“Jay, who are you here to see?” And he’s just like, “My man, Buttsoup98.” It’s the Rock. Video games have become a cultural force unlike anything
since the creation of television. Two and a half billion people
play video games. Business is booming.
Gamers are treated like athletes, and yet, the gaming industry is filled
with stories like these. Video game maker Electronic Arts says
it is laying off 350 employees. The studio behind BioShock,
closing its doors and laying off most of its employees. Zynga announced that it will be cutting 5%
of its workforce. Activision Blizzard slashing
about 800 jobs. That’s 8%
of the video game maker’s workforce. Jeez, game companies treat their workers
like pedestrians in Grand Theft Auto. They’re like, “There’s just gonna be
some collateral damage.” Many of the most profitable
American game companies routinely lay off huge chunks
of their staff. And it’s part of a larger pattern
of labor exploitation in the gaming industry. Because it turns out the games
that we play to relax are built on ruthless worker burnout. That’s what I want to focus on tonight,
video games and labor. In the past two years alone, we found over 20 companies
that have laid off thousands of workers. Sometimes with no warning
and no severance. Like in the case of Telltale Games,
best known for The Walking Dead, which is based on a TV series
that just won’t die. I don’t know if you watch –
I mean we’re on season nine, you guys. Just shoot it in the head and end it. They’re zombies not the Simpsons. Now, you may not have heard very much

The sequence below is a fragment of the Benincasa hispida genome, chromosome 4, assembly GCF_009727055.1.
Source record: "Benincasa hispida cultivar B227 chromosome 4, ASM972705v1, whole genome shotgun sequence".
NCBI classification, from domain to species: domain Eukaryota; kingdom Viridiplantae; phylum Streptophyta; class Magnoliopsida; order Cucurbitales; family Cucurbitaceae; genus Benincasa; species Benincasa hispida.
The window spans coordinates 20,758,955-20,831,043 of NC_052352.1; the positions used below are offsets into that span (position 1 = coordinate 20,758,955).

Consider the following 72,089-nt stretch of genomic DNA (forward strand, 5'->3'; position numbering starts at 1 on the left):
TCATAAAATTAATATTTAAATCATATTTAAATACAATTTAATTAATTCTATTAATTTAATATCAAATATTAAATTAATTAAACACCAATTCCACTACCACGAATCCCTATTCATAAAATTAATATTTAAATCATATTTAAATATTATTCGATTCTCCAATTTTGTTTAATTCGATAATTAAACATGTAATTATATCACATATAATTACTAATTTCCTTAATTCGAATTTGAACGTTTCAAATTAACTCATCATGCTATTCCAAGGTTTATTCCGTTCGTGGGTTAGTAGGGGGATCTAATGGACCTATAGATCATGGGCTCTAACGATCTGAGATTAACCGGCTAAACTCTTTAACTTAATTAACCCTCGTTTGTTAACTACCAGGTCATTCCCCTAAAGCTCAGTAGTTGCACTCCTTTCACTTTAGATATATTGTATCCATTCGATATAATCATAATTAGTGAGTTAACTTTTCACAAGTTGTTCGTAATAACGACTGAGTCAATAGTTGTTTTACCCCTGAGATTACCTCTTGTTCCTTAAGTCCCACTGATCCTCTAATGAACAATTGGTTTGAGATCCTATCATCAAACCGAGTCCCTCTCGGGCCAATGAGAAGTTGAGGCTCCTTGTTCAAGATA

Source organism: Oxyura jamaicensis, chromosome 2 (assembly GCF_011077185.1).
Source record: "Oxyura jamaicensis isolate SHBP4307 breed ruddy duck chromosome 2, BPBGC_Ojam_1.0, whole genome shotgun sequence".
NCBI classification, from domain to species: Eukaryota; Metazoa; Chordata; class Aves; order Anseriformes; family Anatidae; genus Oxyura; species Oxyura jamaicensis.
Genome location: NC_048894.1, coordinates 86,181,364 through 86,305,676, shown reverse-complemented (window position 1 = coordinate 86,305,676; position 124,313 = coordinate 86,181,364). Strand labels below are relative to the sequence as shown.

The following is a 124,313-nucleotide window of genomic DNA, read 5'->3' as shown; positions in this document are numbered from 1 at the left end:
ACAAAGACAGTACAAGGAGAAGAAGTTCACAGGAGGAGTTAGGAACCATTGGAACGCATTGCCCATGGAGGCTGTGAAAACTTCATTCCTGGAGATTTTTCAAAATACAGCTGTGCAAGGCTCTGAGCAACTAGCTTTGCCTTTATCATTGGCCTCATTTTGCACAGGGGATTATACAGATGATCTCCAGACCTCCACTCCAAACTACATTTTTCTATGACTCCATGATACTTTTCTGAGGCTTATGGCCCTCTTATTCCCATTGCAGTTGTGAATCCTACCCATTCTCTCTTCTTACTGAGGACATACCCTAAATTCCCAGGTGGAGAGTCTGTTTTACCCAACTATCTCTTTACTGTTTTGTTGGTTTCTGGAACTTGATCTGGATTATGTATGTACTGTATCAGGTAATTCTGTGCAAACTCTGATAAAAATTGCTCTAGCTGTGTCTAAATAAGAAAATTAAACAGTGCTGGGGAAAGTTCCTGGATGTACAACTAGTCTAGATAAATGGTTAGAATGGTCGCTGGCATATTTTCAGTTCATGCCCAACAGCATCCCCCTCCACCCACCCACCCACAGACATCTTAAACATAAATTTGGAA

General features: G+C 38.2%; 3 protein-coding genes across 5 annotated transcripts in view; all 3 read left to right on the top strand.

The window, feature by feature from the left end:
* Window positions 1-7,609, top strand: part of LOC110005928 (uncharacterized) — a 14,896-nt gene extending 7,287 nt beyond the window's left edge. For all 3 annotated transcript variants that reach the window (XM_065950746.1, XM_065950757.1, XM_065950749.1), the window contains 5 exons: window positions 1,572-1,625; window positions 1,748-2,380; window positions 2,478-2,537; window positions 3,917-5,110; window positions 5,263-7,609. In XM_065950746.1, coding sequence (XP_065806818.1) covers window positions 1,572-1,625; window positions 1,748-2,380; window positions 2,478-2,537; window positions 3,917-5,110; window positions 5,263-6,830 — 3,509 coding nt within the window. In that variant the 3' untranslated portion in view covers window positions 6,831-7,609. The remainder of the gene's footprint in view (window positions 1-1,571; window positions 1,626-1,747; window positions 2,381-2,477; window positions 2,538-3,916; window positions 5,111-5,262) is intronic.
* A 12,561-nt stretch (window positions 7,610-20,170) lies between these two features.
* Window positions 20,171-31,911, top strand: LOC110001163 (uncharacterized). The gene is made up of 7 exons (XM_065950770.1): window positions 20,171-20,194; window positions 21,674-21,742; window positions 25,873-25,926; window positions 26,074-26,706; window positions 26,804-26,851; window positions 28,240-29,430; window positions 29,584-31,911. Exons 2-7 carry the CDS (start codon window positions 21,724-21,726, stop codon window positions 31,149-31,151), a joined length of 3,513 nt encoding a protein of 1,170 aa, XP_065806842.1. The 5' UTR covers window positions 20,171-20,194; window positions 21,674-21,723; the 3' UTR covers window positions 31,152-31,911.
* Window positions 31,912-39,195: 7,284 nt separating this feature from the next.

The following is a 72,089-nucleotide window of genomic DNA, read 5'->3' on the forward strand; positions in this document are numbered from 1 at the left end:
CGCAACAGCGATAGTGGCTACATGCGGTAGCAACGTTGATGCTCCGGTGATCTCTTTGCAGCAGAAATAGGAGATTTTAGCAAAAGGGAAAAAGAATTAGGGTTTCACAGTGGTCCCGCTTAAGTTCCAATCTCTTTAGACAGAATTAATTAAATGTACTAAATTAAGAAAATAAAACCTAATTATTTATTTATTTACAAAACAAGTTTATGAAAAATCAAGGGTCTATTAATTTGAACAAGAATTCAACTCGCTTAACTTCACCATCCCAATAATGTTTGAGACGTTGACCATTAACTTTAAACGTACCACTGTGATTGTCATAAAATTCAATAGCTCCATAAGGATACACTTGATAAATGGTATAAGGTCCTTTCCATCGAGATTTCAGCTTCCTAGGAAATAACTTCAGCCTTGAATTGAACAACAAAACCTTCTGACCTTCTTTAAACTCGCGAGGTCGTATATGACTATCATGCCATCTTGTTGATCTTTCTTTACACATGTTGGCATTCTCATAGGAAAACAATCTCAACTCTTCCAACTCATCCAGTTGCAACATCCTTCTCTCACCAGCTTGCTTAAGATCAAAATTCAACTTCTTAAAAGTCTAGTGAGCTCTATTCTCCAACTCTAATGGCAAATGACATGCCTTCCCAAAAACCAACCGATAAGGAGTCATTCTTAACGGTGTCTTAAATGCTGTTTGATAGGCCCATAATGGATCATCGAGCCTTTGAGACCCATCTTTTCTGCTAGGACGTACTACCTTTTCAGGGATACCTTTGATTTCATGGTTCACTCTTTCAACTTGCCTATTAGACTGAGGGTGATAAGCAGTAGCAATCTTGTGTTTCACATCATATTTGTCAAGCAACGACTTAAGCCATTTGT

about this, and that’s not an accident. When we were researching this story, very few people were willing
to talk to us on camera. A lot of game workers sign NDAs, and they’re afraid of getting blacklisted,
but one worker agreed to talk to me. Emily Grace Buck, a game developer
who used to work at Telltale. She was there
the morning they fired everyone. Tell me about the horrific day
at Telltale. We get to the conference room,
everybody’s standing around, we walk in and the CEO is making jokes. He’s got a microphone
standing in front of everybody. He’s trying to make us laugh. So he opened up the meeting
to fire you guys by doing a set? Yes, and then he sat down and just said,
“Our journey has ended.” We were getting no severance. Our health insurance was only lasting
until the end of the week. They told us that we only had 30 minutes
to leave the building. We were expected to leave very quickly. To me, Telltale sounds like
a really bad boyfriend who was like,
“I’m telling you, like, this is great. We’re going the distance.” And then two weeks later was like,
“This is the end of our journey.” One of the things that’s scary
about games though is they’re all kind of bad boyfriends,
and you just need to pick which kind of bad you can live with. Working in the gaming industry shouldn’t be worse
than using Tinder in Boston. Think about it. Imagine being ghosted
by some dude named Parker who’s also in charge
of your health insurance. That’s what every gaming company is. Cyclical layoffs are just the start,
though. One of the worst issues in gaming
is the hours. I worked about seven days a week
between 14 and 16 hour days. “And when would you go home?” I would go home